Someone has ravaged the toilet paper; a roll lies torn and gashed in the hallway, another beaten by the bath, white against the floor, they are crime scene, chalk body outlines from some doggie drive by.
It happens so fast, it couldn’t be our dogs; aren’t they asleep at our feet or curled in the corner, the poster children of divine innocence.
Anyway, weren’t we just in the hall, in this very spot, not moments ago?
Why, the very mechanics of such mutilation, the sheer stealth involved, what kind of thought process would drive the perpetrator to commit an act of depraved violence as this.
Is it hunger, boredom; no, they are virtual dog treats with legs from being fed by the Grandma’s and here we are, solely for their entertainment; scratch my ears, go outside, come inside, play ball, get up, sit down or move over.
Perhaps it’s Daisy, the youngest Springer, clearly she has the capacity for crazy but not so much the weird. We know for certain that it’s not Dexter, sweet old boy wouldn’t go out of his way to cause damage.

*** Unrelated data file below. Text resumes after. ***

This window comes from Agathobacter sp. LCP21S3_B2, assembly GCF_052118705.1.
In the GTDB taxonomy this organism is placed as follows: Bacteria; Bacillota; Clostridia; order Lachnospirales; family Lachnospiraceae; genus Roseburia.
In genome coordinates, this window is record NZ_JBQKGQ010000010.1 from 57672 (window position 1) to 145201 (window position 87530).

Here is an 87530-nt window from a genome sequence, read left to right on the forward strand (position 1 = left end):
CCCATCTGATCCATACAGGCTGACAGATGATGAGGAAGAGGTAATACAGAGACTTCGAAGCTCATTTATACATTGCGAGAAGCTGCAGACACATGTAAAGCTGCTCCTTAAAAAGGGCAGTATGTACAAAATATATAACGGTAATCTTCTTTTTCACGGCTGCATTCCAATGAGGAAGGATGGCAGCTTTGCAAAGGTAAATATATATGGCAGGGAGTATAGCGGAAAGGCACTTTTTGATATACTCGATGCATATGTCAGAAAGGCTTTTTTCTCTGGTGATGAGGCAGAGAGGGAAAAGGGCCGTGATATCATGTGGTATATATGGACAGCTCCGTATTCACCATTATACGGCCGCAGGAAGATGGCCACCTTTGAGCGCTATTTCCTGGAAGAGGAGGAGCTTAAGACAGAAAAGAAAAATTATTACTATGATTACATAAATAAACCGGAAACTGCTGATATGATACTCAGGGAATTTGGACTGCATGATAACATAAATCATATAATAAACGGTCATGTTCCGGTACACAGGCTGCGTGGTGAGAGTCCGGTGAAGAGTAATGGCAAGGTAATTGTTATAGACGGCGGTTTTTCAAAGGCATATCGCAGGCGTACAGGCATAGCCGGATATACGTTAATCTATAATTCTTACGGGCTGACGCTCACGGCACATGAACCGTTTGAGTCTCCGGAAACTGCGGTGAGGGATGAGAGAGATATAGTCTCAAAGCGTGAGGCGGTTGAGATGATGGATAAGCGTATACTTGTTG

And that would leave Lola; yes, Lola of the red paint, the consumer of tampons, mad dog of the garden and destroyer of cloth monkeys. I know she’s still in there, the Lola Dog within the Lola Dog; the puppy that raced in circles and bit with needle teeth.
How she flew down the hallway in pursuit of the bedtime ball chase with Poppa, back when she was the “only” dog, before the Springer’s came, when she could still reach the top of the bed and sleep between the humans.
She’s in there still, her eyes shine when she looks up from the floor and a smile shows; though it’s difficult for her to get up and her back haunches will tremble when she does.
It is she, I throw her a toilet corpse and she pounces, realizes the rouse, then acknowledges her guilt with a smirk turns and heads down the hall.
We all remain in here somewhere, underneath this weight of illness, age and gravity, when occasionally the light that resides within us rises, and like memory, we are children or puppies again.